Building a Better Web with Automated Testing on Real Devices

Automated Testing on Real Devices

This article was originally published on Medium.

My work is entirely dedicated to that of helping people build better, faster and more accessible apps and websites. Running Calibre has given me a lot of insight to the challenges that teams face while building and maintaining their little slices of the web.

Something that has really struck me this past year is how little we as a web industry know about the ways in which people (yep, real people, not other web developers) access the Internet, and tangentially, how antiquated our methods of delivering content to users really are.

Sure, we’ve had some major advances in the last couple of years that are dramatically improving how quickly we can push content down to devices, but ultimately as an industry not much has changed from the core premise of “load the HTML, find the other resources, then load them too.”

Dinosaurs fighting: "Eat Your Vegetablesssss!"

Left: Web developers, Right: Internet users.

Today, global Internet access is somewhere around 46.1%. That is, only half of the population on this beautiful blue marble that we call home will have a rough idea of what ‘pull to refresh’ means. The rest? Well, they’re not connected, so they probably don’t.

If you investigate the growth of the web over the last three years, it won’t take very long to find that Internet access in India has been growing at a rate of which we’ve never seen before.

In 2016 alone, India introduced 106 million people to the Internet, for the first time. To add some perspective, that’s around 290,000 people every day.

That’s growth of about 30% from 2015, and if those numbers are matched again in 2017 (this is highly likely), that’s another 140 million people.

Indeed, only 35% of Indians are online today, and the population is 1.2 billion.

We’re set for tremendous, unprecedented growth for the next few years.


Mobile usage surpassed desktop usage some time during 2014 — 51.3% of devices with an Internet connection, are hand-held. Being that hand-held devices are generally far cheaper (and often just as capable for everyday tasks as their more expensive and less portable counterparts, desktop computers) this does not come as a great surprise.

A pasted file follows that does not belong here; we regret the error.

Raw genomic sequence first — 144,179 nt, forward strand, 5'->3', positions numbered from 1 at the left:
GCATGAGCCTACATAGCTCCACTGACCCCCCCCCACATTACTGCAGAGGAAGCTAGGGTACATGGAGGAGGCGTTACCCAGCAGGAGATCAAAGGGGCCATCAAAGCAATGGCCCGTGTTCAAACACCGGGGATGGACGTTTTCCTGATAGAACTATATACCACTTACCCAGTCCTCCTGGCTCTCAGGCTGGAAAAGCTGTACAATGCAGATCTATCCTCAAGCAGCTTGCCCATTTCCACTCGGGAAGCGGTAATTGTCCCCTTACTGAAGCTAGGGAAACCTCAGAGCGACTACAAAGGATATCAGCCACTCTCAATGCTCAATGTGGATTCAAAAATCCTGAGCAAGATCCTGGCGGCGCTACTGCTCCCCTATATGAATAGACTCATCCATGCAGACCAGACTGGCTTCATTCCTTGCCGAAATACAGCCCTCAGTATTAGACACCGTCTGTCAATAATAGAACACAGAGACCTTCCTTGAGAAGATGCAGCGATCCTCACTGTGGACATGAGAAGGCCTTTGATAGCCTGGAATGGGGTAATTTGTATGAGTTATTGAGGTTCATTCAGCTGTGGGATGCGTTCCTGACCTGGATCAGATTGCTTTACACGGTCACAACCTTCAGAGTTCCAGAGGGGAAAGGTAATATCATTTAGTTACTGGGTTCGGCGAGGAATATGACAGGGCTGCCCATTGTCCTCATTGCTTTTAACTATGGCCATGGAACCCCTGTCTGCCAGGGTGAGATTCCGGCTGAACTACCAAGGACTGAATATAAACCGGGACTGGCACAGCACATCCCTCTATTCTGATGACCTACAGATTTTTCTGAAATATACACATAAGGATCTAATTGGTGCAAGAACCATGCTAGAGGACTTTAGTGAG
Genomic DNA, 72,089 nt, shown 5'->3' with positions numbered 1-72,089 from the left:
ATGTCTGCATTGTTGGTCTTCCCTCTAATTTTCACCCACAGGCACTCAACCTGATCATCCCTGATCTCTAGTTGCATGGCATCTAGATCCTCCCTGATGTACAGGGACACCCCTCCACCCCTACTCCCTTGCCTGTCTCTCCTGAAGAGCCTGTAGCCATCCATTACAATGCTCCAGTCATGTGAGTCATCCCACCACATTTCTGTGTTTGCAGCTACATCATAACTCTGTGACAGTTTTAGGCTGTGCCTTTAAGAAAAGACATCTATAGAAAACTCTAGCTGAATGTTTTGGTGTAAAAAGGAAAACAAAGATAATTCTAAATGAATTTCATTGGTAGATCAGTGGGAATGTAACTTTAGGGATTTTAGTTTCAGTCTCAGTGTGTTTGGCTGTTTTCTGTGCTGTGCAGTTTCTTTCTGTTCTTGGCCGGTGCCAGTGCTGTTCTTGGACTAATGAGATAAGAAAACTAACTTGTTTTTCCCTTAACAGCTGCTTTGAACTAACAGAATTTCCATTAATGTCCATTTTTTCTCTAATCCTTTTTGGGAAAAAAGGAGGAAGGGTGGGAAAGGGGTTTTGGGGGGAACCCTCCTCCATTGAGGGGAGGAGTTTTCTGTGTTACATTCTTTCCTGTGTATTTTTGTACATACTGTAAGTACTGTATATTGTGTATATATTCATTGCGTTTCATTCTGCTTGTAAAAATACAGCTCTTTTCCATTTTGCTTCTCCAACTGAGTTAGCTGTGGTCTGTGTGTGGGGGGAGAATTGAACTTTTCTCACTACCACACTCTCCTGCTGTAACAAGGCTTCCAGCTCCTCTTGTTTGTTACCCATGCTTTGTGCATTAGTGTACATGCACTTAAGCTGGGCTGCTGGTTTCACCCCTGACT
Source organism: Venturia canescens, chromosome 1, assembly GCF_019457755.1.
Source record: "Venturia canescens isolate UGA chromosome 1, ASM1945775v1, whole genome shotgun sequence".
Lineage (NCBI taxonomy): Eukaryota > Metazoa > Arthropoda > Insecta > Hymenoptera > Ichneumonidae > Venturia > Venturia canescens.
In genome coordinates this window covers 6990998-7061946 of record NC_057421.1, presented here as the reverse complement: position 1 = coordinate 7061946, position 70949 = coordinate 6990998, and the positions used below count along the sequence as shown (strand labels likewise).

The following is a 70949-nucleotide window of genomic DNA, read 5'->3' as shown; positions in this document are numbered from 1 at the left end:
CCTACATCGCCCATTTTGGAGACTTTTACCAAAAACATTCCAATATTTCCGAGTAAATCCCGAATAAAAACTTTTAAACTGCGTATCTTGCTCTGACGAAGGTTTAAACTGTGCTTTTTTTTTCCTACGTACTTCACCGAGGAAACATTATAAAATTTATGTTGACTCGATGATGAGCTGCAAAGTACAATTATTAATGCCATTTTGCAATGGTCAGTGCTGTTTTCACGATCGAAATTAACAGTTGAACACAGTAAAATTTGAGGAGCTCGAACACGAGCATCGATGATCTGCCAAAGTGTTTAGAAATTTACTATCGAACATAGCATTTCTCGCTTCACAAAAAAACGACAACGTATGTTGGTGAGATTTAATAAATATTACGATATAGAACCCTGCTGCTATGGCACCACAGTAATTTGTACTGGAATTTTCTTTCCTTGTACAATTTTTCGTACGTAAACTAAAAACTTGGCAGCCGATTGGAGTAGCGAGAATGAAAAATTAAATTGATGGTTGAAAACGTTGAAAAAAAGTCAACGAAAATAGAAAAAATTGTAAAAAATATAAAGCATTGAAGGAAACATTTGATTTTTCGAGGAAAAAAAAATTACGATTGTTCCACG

Looking for more on Jenkins and continuous integration? Check out these great links:

Check out SitePoint Premium for more books, courses and free screencasts.

Data and Connectivity

Last year I did some research to calculate how much mobile data cost in a number of locations around the globe. Taking the local minimum wage, finding the carrier with the largest market share, and finding the best value for money prepaid plan that had at least 500mb of data.

Number of hours worked for 500mb of data: India 17 hours; Brazil 13 hours; Indonesia 6 hours; Germany 1 hour

India topped out the leaderboard. More than 2 days of full time work to get a data plan that we in the western world would consider “maybe ok for your parents”.

It goes a bit further than that too, because even if you can afford to have a device, with a decent monthly data allowance, do not for one second assume that it will be fast.

Average LTE speed: Germany 20.3 Mbps; Brazil 19.68 Mbps; Indonesia 8.79 Mbps; India 6.39 Mbps

Regardless of the average LTE speed, I have more, perhaps shocking news: 60% of the worlds average mobile connections, are 2G.

That isn’t just “2G speeds”, that’s a 2G connection. On your iPhone, you might’ve seen the network advertised as ‘Edge’, and everything … well, it stopped working, right?

You may be thinking, “Well, almost everyone I know has at least a DSL connection … that should be better than the speeds I’m reading here”, and unfortunately, that isn’t quite the case.

The global average Internet connection speed? 7 Mbps. ?

Continue reading %Building a Better Web with Automated Testing on Real Devices%

Source: Sitepoint